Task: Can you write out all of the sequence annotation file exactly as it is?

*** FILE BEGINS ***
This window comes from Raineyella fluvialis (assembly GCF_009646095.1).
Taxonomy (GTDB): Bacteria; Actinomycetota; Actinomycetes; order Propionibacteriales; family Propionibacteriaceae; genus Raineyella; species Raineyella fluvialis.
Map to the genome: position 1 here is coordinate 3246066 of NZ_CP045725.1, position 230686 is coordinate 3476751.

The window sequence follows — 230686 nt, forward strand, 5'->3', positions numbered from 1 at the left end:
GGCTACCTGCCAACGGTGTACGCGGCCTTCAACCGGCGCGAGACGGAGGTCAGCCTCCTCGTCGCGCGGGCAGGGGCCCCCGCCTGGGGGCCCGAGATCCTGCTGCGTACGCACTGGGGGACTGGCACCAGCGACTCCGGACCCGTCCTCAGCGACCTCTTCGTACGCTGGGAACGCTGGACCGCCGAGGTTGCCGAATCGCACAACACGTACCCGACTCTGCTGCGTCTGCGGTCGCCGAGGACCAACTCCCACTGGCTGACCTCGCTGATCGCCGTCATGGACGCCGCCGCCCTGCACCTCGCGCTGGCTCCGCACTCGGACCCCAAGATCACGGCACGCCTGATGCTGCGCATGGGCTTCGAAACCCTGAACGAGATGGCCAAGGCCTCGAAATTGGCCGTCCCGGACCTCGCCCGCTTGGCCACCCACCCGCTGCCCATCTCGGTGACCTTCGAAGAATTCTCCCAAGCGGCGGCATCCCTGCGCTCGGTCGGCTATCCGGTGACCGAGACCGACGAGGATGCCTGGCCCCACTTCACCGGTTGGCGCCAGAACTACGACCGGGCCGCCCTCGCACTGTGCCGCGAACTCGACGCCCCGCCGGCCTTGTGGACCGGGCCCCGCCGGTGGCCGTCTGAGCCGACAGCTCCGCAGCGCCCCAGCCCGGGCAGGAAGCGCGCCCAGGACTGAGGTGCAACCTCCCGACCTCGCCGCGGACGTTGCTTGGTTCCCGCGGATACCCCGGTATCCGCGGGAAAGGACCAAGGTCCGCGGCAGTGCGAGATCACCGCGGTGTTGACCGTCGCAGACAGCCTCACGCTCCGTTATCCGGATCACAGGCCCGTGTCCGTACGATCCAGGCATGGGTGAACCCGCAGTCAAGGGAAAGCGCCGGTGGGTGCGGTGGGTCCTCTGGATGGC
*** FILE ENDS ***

This window comes from Raineyella fluvialis (assembly GCF_009646095.1).
Taxonomy (GTDB): Bacteria; Actinomycetota; Actinomycetes; order Propionibacteriales; family Propionibacteriaceae; genus Raineyella; species Raineyella fluvialis.
Map to the genome: position 1 here is coordinate 3246066 of NZ_CP045725.1, position 230686 is coordinate 3476751.

The window sequence follows — 230686 nt, forward strand, 5'->3', positions numbered from 1 at the left end:
GGCTACCTGCCAACGGTGTACGCGGCCTTCAACCGGCGCGAGACGGAGGTCAGCCTCCTCGTCGCGCGGGCAGGGGCCCCCGCCTGGGGGCCCGAGATCCTGCTGCGTACGCACTGGGGGACTGGCACCAGCGACTCCGGACCCGTCCTCAGCGACCTCTTCGTACGCTGGGAACGCTGGACCGCCGAGGTTGCCGAATCGCACAACACGTACCCGACTCTGCTGCGTCTGCGGTCGCCGAGGACCAACTCCCACTGGCTGACCTCGCTGATCGCCGTCATGGACGCCGCCGCCCTGCACCTCGCGCTGGCTCCGCACTCGGACCCCAAGATCACGGCACGCCTGATGCTGCGCATGGGCTTCGAAACCCTGAACGAGATGGCCAAGGCCTCGAAATTGGCCGTCCCGGACCTCGCCCGCTTGGCCACCCACCCGCTGCCCATCTCGGTGACCTTCGAAGAATTCTCCCAAGCGGCGGCATCCCTGCGCTCGGTCGGCTATCCGGTGACCGAGACCGACGAGGATGCCTGGCCCCACTTCACCGGTTGGCGCCAGAACTACGACCGGGCCGCCCTCGCACTGTGCCGCGAACTCGACGCCCCGCCGGCCTTGTGGACCGGGCCCCGCCGGTGGCCGTCTGAGCCGACAGCTCCGCAGCGCCCCAGCCCGGGCAGGAAGCGCGCCCAGGACTGAGGTGCAACCTCCCGACCTCGCCGCGGACGTTGCTTGGTTCCCGCGGATACCCCGGTATCCGCGGGAAAGGACCAAGGTCCGCGGCAGTGCGAGATCACCGCGGTGTTGACCGTCGCAGACAGCCTCACGCTCCGTTATCCGGATCACAGGCCCGTGTCCGTACGATCCAGGCATGGGTGAACCCGCAGTCAAGGGAAAGCGCCGGTGGGTGCGGTGGGTCCTCTGGATGGC